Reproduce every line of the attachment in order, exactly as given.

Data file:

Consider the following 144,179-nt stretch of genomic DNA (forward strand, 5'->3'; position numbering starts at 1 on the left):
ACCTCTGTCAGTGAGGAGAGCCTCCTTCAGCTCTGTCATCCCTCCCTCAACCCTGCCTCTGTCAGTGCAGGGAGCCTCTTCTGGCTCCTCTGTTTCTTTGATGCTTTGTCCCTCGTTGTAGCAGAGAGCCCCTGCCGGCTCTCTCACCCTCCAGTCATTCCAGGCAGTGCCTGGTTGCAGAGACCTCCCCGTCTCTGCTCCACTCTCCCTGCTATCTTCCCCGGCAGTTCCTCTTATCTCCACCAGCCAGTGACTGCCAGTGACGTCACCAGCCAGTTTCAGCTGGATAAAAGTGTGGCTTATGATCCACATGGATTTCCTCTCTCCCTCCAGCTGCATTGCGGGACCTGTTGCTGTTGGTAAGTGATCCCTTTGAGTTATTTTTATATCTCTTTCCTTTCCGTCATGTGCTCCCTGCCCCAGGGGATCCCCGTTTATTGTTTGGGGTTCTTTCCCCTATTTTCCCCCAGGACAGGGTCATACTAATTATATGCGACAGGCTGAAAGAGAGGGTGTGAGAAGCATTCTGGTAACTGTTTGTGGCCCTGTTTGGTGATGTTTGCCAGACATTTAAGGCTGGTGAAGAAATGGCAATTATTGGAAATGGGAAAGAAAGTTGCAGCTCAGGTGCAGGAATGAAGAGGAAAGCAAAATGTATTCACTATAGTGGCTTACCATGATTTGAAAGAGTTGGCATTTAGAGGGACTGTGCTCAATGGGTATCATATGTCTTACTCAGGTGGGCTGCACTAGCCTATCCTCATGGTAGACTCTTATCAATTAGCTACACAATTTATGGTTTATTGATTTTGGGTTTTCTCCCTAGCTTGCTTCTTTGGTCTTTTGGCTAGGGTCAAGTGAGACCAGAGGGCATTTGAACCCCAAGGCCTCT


Consider the following 144,179-nt stretch of genomic DNA (forward strand, 5'->3'; position numbering starts at 1 on the left):
ACCTCTGTCAGTGAGGAGAGCCTCCTTCAGCTCTGTCATCCCTCCCTCAACCCTGCCTCTGTCAGTGCAGGGAGCCTCTTCTGGCTCCTCTGTTTCTTTGATGCTTTGTCCCTCGTTGTAGCAGAGAGCCCCTGCCGGCTCTCTCACCCTCCAGTCATTCCAGGCAGTGCCTGGTTGCAGAGACCTCCCCGTCTCTGCTCCACTCTCCCTGCTATCTTCCCCGGCAGTTCCTCTTATCTCCACCAGCCAGTGACTGCCAGTGACGTCACCAGCCAGTTTCAGCTGGATAAAAGTGTGGCTTATGATCCACATGGATTTCCTCTCTCCCTCCAGCTGCATTGCGGGACCTGTTGCTGTTGGTAAGTGATCCCTTTGAGTTATTTTTATATCTCTTTCCTTTCCGTCATGTGCTCCCTGCCCCAGGGGATCCCCGTTTATTGTTTGGGGTTCTTTCCCCTATTTTCCCCCAGGACAGGGTCATACTAATTATATGCGACAGGCTGAAAGAGAGGGTGTGAGAAGCATTCTGGTAACTGTTTGTGGCCCTGTTTGGTGATGTTTGCCAGACATTTAAGGCTGGTGAAGAAATGGCAATTATTGGAAATGGGAAAGAAAGTTGCAGCTCAGGTGCAGGAATGAAGAGGAAAGCAAAATGTATTCACTATAGTGGCTTACCATGATTTGAAAGAGTTGGCATTTAGAGGGACTGTGCTCAATGGGTATCATATGTCTTACTCAGGTGGGCTGCACTAGCCTATCCTCATGGTAGACTCTTATCAATTAGCTACACAATTTATGGTTTATTGATTTTGGGTTTTCTCCCTAGCTTGCTTCTTTGGTCTTTTGGCTAGGGTCAAGTGAGACCAGAGGGCATTTGAACCCCAAGGCCTCT